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Praying with icons


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#1 J. A. McIntyre

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Posted 03 November 2006 - 05:28 PM

Where does one start?

#2 Kris

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Posted 03 November 2006 - 06:59 PM

Where does one start?


I'm tempted to ask the same thing when trying to answer your question ;-)

As far as I know, there are not particular rules or methods as to how one uses icons in private devotion (unless you worship the image itself, which is naturally forbidden).

Basically, just get hold of some icons - there are many places on the internet where you can order them - one of Christ and one of the Virgin would be a good start.

Then put them in an appropriate place in your home; preferably facing east, which is the traditional direction of prayer.

Then just say your prayers normally, but in front of the icons - the daily prayers are also available online.

There's nothing more to it than that really.

In XC,
Kris

#3 Father David Moser

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Posted 03 November 2006 - 07:26 PM

Then put them in an appropriate place in your home; preferably facing east, which is the traditional direction of prayer.


To clarify, the icons would be placed in such a manner that when you are facing them you are facing east (thus on a generally eastern wall or corner)

Then just say your prayers normally, but in front of the icons - the daily prayers are also available online.

There's nothing more to it than that really.


And that's quite true - there's nothing more to it than that. The icon corner helps to create a "sacred space" which you enter so that you have not only a particular place in which to pray but there is a dedicated space which you enter when you pray. It is, in a manner of speaking, bringing the sacred space of the Church into your home so that you have a "home Church" which is spiritually connected to the parish Church. It helps the prayer just to be there.

Fr David Moser

#4 Sophronia

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Posted 03 November 2006 - 09:17 PM

Where does one start?


To what the others have said I suggest the following: choose an icon that has a special appeal to you; that seems to draw you. Ideally it would be hand painted by an Orthodox iconographer but a print is okay too if you cannot afford a hand painted one. Take it to Church and have it blessed for you.
Alexandra

#5 J. A. McIntyre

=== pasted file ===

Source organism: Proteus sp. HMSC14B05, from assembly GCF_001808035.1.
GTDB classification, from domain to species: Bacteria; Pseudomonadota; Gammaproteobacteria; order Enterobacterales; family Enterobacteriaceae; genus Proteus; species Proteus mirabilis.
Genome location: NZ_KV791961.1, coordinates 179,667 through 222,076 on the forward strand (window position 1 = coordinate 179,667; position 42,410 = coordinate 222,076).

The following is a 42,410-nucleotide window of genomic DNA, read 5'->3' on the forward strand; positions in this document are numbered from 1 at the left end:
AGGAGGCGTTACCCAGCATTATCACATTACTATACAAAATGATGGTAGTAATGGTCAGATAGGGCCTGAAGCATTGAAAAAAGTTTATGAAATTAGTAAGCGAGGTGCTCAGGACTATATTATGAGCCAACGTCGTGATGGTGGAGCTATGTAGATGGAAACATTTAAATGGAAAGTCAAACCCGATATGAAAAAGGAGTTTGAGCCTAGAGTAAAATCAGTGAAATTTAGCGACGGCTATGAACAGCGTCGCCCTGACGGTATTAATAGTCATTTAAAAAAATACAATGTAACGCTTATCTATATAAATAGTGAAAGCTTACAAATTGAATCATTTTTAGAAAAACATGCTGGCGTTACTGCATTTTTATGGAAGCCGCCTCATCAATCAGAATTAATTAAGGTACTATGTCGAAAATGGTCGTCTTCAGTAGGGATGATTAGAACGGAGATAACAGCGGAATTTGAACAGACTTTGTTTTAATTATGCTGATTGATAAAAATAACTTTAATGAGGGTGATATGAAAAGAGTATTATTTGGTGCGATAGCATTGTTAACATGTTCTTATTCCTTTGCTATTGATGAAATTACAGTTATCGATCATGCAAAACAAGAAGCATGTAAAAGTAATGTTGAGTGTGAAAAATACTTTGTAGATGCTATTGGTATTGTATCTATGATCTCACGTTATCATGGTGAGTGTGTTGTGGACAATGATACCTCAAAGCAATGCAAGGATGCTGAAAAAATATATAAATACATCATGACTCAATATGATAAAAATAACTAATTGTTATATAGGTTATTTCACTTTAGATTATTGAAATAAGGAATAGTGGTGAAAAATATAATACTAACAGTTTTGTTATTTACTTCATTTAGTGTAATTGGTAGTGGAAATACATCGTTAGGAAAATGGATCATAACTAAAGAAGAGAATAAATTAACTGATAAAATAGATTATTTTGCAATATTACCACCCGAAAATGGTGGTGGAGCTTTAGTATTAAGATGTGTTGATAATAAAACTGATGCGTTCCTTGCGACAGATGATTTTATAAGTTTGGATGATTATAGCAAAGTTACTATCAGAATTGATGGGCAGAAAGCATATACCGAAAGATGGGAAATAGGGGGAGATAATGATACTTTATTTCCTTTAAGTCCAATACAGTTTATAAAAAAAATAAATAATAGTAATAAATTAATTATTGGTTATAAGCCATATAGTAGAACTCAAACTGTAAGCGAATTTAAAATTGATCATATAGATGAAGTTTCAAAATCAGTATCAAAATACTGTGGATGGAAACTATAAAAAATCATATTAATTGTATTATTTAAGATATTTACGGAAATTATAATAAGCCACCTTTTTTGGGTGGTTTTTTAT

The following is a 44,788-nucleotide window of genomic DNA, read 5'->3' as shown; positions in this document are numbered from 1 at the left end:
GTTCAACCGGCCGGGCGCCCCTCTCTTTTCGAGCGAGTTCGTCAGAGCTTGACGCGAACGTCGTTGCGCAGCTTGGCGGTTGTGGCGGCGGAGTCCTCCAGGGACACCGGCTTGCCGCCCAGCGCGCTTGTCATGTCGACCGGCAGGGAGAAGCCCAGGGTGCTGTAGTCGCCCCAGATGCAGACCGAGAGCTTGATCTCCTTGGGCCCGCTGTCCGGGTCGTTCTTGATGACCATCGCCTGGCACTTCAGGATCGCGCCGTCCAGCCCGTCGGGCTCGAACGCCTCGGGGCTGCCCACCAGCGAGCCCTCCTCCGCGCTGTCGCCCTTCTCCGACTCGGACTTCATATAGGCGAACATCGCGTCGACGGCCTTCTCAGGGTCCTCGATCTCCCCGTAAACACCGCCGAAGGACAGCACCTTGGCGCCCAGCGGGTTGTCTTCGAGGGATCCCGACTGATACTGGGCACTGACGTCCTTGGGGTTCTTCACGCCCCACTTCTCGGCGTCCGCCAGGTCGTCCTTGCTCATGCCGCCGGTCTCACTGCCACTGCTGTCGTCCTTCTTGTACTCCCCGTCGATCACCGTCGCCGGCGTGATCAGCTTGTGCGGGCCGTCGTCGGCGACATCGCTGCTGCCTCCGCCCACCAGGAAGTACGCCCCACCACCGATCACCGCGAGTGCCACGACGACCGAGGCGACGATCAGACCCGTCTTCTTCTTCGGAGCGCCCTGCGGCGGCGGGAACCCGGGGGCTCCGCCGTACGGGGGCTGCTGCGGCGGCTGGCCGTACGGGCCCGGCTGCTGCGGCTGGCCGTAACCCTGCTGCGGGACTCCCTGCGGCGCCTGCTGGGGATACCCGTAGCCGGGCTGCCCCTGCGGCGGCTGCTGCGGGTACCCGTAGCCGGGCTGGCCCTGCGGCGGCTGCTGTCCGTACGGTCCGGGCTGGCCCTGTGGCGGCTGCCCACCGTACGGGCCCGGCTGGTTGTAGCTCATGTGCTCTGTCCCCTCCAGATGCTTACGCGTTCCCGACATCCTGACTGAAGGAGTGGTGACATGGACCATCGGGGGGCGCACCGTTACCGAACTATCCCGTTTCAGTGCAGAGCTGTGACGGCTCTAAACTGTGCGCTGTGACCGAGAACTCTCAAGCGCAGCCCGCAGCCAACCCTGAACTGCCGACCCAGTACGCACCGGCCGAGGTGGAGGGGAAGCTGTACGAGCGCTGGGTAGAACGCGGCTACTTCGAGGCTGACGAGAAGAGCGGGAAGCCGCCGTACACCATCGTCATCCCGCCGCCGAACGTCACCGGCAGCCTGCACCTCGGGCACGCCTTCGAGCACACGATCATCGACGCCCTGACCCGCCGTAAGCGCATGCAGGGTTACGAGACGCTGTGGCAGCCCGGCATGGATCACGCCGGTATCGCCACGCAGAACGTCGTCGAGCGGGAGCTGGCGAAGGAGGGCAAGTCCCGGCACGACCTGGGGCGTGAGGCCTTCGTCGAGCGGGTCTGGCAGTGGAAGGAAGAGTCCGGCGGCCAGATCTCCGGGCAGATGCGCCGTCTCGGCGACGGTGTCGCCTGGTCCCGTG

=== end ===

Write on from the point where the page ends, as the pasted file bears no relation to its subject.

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Posted 03 November 2006 - 11:25 PM

Thanks guys, I have a few Icons already. Theotokos of Walsingham, Christ Blessing, another Theotokos with Infant Christ, St. Seraphim of Sarvo, Holy Trinity, 10 commanments and St. Nektarios. Christ Blessing is a prowerful Icon.

Peace,

jm

#6 Elzabet

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Posted 05 November 2006 - 06:44 PM

To what the others have said I suggest the following: choose an icon that has a special appeal to you; that seems to draw you. Ideally it would be hand painted by an Orthodox iconographer but a print is okay too if you cannot afford a hand painted one. Take it to Church and have it blessed for you.
Alexandra


What does having icons blessed entail? I'm only an inquirer but I attend Orthodox services when I can. I have some icons in the house and would like to have them blessed.

In Him
Beth

#7 Kris

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Posted 05 November 2006 - 08:09 PM

What does having icons blessed entail? I'm only an inquirer but I attend Orthodox services when I can. I have some icons in the house and would like to have them blessed.

In Him
Beth


Dear Elizabet,

Take your icons with you to the church and give them to the priest, who will place them in or near the altar.

It is customary to leave them for 40 days before you pick them up.

Perhaps one of the reverend fathers here could elaborate a bit.

In XC,
Kris

#8 J. A. McIntyre

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Posted 05 November 2006 - 09:11 PM

Is it possible to have a prayer rope blessed?

#9 Fr Raphael Vereshack

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Posted 05 November 2006 - 10:02 PM

Dear Elizabet,

Take your icons with you to the church and give them to the priest, who will place them in or near the altar.

It is customary to leave them for 40 days before you pick them up.

Perhaps one of the reverend fathers here could elaborate a bit.

In XKris


Some believe that it is not necessary to bless icons- from the way I have heard it described what is meant is that an icon is already blessed by the fact that it is an icon.

In our Russian tradition however we always bless icons with special prayers which come from the Trebnik (Book of Needs). Maybe part of the confusion is with the way in modern English at least that we use the word 'bless'. In Slavonic/Russian we can use the word благословение (blagoslovenie) for a blessing but often we also use the word освятить (osvyatit') which also has the connotation of consecrating something for the purpose of...

The prayers of the blessing refer to the theological meaning of the icons and that they may serve for the spiritual guidance and protection of those who pray before them.

The blessing then always ends or involves sprinkling with the holy water which I think also is as much a consecrating something for a holy purpose as much as a 'blessing'.

My Russian and Ukrainian people even when they learn English will always ask me to освятить or освящение дома (osvyaschenie doma); literally 'to bless' or 'the blessing of a home'. Do this enough times even if your first language is English and you begin to realize the what is meant involves much more the above set of ideas than just a 'blessing'.

I had not heard of 40 days before. That's interesting. Many times with us the icon is placed on the Holy Altar during the service perhaps from Vigil the night before or during Liturgy, then blessed & returned to the person afterwards. There's not an exact rule about this but it's mainly having had the icon on the Altar that seems to be the chief thing.

In Christ- Fr Raphael

#10 Fr Raphael Vereshack

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Posted 05 November 2006 - 10:06 PM

Is it possible to have a prayer rope blessed?


There are probably other ways of approaching this but I believe it is possible to bless a prayer rope. I would read the general prayer for blessing objects as found in our Book of Needs and then bless the rope with Holy Water.